There have been a lot of changes to Facebook lately and with changes come etiquette changes. I’m not a social media expert, but I do consult on social media etiquette which requires I stay on top of social media changes.
For those of you on Facebook, you may have noticed some recent modifications. Here’s a rundown on some of them.
Facebook has created lists that are based on your friend’s profile information. If your friend stated they went to the same school as you did then a list is created for say “University of Washington” and all of your friends who stated they went to the UW will be put into that list. Others that fall into that category include the city you live in, where you work, and “Family”. All of those will be populated by Facebook based on your friend’s profile info. You can add or delete people from that list anytime.
Facebook also created list categories that include, “Close friends”, “Acquaintances” and “Restricted”. You can populate those with appropriate friends yourself. Simply click on the list and to the right you will see a box that says “Add friends to this list”. Start typing their name and click on it and voila, they are now put into that list.
A word about the “Restricted”, list; according to Facebook’s Help Center, “this list is for people you’ve added as a friend but just don’t want to share with, like your boss. When you add someone to your Restricted list, they will only be able to see your Public content or posts of yours that you tag them in.” Your friends are not notified or see what lists they are put in.
How to use lists
Now, before I explain how this effects Facebook etiquette, I want to mention how you can use these lists. When you post an update, you can choose who gets to see the post with the audience selector dropdown menu at the bottom of the update box. You can pick a list so the update is only visible to the friends in that list. If you select “friends”, this will make the update visible to all of your friends. If you want everyone on Facebook to be able to see your post, select “public”. Your last option is to choose “Customize” which allows you to tailor who sees the update.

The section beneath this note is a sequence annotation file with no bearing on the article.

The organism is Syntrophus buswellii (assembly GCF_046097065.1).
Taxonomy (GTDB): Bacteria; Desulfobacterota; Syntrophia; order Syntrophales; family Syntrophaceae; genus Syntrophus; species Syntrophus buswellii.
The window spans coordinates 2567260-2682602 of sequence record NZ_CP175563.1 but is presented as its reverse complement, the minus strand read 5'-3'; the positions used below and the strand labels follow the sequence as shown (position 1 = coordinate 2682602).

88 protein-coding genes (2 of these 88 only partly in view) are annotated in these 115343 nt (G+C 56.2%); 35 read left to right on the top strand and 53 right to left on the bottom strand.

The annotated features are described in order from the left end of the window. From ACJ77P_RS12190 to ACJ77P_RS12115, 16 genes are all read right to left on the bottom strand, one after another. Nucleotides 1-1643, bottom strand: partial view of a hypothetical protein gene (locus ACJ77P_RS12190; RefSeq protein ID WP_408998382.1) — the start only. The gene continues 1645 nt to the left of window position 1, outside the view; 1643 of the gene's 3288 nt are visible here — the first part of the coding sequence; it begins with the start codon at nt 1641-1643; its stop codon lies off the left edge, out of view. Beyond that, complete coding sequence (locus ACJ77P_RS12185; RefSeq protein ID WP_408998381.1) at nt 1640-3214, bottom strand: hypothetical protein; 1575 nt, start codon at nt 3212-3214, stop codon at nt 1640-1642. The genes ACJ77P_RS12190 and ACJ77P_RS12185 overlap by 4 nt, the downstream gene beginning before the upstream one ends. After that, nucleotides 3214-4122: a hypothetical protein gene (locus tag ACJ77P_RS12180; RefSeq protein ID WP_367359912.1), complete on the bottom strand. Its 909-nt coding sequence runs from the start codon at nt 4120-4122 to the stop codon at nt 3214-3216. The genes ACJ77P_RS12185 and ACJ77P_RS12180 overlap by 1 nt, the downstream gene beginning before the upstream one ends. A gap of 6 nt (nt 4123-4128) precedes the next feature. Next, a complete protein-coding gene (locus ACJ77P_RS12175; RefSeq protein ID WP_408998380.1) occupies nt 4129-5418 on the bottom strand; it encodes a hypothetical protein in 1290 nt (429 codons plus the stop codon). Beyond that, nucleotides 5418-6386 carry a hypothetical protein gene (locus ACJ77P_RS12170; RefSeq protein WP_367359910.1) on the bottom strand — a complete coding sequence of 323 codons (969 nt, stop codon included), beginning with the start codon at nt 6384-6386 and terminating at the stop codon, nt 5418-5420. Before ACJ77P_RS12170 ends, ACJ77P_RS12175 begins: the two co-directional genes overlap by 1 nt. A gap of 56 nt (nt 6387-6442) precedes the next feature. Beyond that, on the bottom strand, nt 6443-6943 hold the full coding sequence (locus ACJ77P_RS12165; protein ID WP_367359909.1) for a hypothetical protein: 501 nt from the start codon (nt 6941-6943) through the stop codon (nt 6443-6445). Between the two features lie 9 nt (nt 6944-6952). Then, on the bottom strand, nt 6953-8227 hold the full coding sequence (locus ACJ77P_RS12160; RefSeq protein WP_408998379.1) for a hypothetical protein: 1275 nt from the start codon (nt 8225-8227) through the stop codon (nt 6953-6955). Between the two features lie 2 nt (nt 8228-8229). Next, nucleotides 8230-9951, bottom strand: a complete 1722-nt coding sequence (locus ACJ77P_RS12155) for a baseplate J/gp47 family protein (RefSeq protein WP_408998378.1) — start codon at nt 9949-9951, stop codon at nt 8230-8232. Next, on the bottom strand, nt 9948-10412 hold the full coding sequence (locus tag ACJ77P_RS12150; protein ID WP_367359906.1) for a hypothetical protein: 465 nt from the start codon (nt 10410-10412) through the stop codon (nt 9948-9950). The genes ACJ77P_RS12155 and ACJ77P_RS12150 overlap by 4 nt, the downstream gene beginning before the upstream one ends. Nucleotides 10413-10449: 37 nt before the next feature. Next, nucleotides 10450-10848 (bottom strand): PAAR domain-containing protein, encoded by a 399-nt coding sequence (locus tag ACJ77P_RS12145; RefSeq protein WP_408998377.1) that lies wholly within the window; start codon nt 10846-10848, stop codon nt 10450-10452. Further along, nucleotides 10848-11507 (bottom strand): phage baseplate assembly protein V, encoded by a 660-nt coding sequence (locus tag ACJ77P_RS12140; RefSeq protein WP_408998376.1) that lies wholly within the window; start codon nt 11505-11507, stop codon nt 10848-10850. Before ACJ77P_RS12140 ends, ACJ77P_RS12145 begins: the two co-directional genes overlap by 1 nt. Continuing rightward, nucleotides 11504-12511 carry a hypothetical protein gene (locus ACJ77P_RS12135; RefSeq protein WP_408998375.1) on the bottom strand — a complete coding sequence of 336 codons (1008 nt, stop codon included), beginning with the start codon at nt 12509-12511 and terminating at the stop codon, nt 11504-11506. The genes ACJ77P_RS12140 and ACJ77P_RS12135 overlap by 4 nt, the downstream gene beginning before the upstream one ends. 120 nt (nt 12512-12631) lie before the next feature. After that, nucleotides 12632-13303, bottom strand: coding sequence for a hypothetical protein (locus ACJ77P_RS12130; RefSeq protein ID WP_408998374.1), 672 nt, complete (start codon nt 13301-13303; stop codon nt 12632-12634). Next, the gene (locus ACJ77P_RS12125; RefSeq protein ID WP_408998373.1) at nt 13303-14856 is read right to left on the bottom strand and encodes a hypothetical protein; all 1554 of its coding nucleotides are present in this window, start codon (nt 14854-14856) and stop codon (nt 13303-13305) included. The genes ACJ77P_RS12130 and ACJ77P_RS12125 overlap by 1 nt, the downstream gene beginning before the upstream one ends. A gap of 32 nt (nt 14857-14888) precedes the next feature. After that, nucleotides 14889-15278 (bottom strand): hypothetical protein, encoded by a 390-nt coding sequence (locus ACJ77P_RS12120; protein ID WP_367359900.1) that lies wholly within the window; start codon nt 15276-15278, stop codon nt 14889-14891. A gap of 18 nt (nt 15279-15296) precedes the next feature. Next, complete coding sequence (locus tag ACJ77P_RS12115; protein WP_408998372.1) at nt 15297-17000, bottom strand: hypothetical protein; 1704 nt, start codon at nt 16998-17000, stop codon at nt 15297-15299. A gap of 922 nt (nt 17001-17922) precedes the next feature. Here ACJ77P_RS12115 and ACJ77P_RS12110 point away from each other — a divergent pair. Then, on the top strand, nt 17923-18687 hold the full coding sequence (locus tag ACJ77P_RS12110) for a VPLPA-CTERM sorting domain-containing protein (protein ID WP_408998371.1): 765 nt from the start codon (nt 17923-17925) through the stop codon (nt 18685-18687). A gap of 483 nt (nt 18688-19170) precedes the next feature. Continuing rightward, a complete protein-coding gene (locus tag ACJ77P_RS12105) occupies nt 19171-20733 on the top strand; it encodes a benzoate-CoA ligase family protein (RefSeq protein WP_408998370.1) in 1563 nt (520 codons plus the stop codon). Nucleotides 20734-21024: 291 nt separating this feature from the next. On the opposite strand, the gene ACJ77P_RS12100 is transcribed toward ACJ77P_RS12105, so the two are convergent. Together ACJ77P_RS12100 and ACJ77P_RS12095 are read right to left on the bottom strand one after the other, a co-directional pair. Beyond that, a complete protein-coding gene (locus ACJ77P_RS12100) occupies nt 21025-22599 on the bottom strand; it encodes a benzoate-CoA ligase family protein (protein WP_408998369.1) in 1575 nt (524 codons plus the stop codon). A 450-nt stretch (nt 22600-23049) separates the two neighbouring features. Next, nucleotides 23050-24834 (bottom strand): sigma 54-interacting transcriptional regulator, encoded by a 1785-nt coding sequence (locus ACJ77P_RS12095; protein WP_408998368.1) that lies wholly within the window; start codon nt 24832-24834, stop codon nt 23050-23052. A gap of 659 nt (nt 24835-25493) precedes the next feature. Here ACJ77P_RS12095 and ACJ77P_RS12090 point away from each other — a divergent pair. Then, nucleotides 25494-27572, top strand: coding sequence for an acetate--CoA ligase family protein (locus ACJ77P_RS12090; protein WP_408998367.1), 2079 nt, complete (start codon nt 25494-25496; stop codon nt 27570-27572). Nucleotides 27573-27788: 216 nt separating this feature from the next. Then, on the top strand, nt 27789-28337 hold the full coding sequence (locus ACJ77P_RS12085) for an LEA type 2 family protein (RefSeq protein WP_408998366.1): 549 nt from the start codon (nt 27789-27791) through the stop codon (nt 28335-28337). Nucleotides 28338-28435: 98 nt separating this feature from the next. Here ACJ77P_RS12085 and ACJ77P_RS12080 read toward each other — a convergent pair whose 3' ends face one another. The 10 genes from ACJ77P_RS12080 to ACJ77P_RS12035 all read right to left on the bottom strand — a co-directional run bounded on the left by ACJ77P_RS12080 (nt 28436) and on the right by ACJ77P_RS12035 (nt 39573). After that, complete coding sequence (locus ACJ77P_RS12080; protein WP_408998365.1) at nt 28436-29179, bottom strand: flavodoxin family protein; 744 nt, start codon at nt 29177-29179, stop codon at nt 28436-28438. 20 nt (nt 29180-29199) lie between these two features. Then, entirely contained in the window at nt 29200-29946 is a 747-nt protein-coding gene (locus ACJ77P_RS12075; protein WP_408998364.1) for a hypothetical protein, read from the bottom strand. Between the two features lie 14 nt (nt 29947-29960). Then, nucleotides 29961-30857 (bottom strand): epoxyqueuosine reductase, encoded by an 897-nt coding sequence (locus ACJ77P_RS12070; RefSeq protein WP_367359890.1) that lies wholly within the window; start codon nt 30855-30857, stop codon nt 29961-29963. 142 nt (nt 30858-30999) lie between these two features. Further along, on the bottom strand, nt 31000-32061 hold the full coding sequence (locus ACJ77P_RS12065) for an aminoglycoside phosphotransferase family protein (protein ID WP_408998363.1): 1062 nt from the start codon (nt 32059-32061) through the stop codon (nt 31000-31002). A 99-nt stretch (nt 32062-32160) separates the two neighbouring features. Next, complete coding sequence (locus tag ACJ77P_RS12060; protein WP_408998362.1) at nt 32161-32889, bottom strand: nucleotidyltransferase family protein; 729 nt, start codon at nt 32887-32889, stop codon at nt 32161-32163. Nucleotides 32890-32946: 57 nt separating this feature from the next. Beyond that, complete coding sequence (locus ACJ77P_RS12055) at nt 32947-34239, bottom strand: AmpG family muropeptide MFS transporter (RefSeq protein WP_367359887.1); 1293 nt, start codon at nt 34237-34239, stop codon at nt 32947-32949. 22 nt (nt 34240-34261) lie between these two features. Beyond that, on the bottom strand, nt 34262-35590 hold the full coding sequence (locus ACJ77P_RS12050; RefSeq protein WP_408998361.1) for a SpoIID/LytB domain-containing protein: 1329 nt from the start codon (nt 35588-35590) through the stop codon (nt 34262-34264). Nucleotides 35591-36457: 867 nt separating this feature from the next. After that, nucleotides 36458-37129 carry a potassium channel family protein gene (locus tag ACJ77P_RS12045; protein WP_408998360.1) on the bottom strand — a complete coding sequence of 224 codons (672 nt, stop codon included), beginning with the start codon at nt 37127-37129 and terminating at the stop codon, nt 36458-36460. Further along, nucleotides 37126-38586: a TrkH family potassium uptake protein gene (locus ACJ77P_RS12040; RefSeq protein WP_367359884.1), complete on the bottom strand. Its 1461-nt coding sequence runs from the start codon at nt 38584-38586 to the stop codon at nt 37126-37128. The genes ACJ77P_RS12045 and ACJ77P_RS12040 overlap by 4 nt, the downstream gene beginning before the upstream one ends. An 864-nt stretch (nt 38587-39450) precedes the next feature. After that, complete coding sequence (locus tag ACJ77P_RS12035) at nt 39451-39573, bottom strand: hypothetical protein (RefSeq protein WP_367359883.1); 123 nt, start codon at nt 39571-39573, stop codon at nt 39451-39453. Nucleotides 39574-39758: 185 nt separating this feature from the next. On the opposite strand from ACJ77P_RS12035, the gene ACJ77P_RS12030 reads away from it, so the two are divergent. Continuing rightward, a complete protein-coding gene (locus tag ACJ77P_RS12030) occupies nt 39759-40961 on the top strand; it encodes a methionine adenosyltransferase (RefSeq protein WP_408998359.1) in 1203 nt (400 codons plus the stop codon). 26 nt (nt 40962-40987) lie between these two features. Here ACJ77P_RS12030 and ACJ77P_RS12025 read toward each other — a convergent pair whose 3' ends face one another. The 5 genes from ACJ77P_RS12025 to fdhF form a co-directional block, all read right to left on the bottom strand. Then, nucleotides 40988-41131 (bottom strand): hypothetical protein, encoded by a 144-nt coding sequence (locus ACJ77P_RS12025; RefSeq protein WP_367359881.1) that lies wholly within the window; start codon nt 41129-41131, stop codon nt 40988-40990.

Say you want only your college buddies and your workplace friends to see the update. Just click on “Custom” and type in those two lists under “Make this visible to”. You can also exclude some people. If you want all of your friends except for your workplace friends to see the update, again, click on “Custom” and under “Hide this from” type in the workplace list. Cool huh?!
Revised Facebook etiquette
Now how does this influence Facebook etiquette? Well, I have always said that it is not a good idea to friend your boss, client or coworkers, because you have to be sure you’re very careful about what you post, and even if you are squeaky clean about what you post your friends may not and they might tag you in an unprofessional or career harmful update.
In the past, I’ve advised my clients that when a boss, client and most coworkers send a friend request to ignore it and instead invite these folks to connect on LinkedIn. But, with lists, I think it’s OK to friend these potentially risky people as long as you put them in the “restricted” list and are diligent about sharing only the cleanest posts publicly, which those in the “restricted” list will see.
One other thing I advise you to do is to change your privacy settings so that you can exclude your “restricted” list from seeing what you’re tagged on. Here are the instructions on how to do that.
The world of social media is changing the way we interact with people, both good and bad. If we use social media we open ourselves up to the whole world. However, with the changes Facebook has made and soon the new Google Plus, we are able to maintain more privacy yet still invite people into our worlds, just at more of a distant.
What do you think of the new Facebook lists? Are you going to use them? Do they make you feel more comfortable friending those riskier people in your life like your boss or clients? Will you customize who can see your posts?